August 1, 2007

Spectators At The Genocide

The UN will finally intervene in Darfur, thanks to a unanimous Security Council vote last night, but it will have a restricted mandate that will essentially do nothing. Up to 26,000 troops, primarily African, will deploy to Sudan over the next several months under the command of the UN, but will only have authority to use force while not "usurping" the Sudanese government:

The full force, the largest authorized by the U.N., will take about a year to muster and could cost $2 billion, said peacekeeping chief Jean-Marie Guehenno. He added that a substantial number of troops will arrive before year's end.

Secretary-General Ban Ki-moon called the resolution "historic and unprecedented" and said it would help "improve the lives of the people of the region and close this tragic chapter in Sudan's history."

The resolution is the culmination of a 9-month-long fight with the Khartoum government over sending troops to Darfur, where Arab militias known as janjaweed have systematically attacked civilians and rival tribes since a rebel uprising began there in 2003. The government is accused of arming the militias, but it denies any links to the groups. ....

The final resolution narrowed the circumstances under which the troops can use force: to protect themselves, aid workers and civilians. It also pledged that the force would not usurp the responsibilities of the Sudanese government.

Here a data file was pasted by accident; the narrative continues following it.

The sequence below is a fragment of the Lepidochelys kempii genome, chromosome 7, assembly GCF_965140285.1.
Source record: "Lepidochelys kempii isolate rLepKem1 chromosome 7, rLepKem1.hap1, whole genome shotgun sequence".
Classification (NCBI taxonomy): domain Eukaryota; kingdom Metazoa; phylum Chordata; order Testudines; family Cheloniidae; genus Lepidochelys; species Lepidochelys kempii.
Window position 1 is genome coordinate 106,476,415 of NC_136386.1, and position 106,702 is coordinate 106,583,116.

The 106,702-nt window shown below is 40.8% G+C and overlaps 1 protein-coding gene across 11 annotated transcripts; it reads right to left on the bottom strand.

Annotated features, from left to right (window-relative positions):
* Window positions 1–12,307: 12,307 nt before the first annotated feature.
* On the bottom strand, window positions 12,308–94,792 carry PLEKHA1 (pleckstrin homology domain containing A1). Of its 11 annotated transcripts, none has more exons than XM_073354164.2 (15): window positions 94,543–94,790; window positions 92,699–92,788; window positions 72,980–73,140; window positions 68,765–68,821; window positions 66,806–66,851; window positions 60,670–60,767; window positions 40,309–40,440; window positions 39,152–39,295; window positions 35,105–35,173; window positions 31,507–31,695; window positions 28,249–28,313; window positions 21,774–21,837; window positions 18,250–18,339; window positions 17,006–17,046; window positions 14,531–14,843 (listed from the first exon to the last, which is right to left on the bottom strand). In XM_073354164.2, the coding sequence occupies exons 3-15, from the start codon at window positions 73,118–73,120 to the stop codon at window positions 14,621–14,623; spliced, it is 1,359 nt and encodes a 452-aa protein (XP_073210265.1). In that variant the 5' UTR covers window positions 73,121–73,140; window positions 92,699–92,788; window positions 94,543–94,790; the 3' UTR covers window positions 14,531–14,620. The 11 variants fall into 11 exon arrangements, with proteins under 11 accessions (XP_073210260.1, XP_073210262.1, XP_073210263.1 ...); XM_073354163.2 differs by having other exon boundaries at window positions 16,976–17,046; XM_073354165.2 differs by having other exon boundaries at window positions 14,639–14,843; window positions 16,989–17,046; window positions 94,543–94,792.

In addition, there was no mention of sanctions in the event Sudan did not comply, and the resolution said that the force could monitor illegal weapons present in Darfur, but not disarm rebels or pro-government militias, as originally drafted.

The problems in this agreement should be readily apparent to anyone who has paid attention to UN deployments in the past. They have suffered from an unwillingness to take action even when not restricted by these kinds of engagement limitations. Leaving the rebels and the militias armed and unmolested means that the UN forces will get dropped into a hot zone, where they have traditionally done more damage than good, as the remaining residents of Srebrenica can attest.

And let's not forget the track record of using African troops as peacekeepers under the UN banner. Almost every deployment has resulted in allegations of rape and molestation, with troops turning local women into prostitutes in exchange for protection and basic food and water. The UN has promised action to end this disgraceful performance for over three years. Will they keep the troops in line in Darfur? Or will this turn into another Congo, or for that matter, Burundi, Haiti, Liberia, and a host of other perverted debacles?

The new force will replace the current deployment by the African Union of 7,000 soldiers, who have gone unpaid for months. They have done little to slow down the genocide, but considering the lack of support, that may not be terribly surprising. The rules of engagement for the AU were even more restrictive than the UN's mission now. Neither mission looks terribly well suited for stopping a genocidal civil war, and given the Janjaweed's affiliation with the Sudanese government and their jihadist nature, the UN force will almost certainly be no more effective.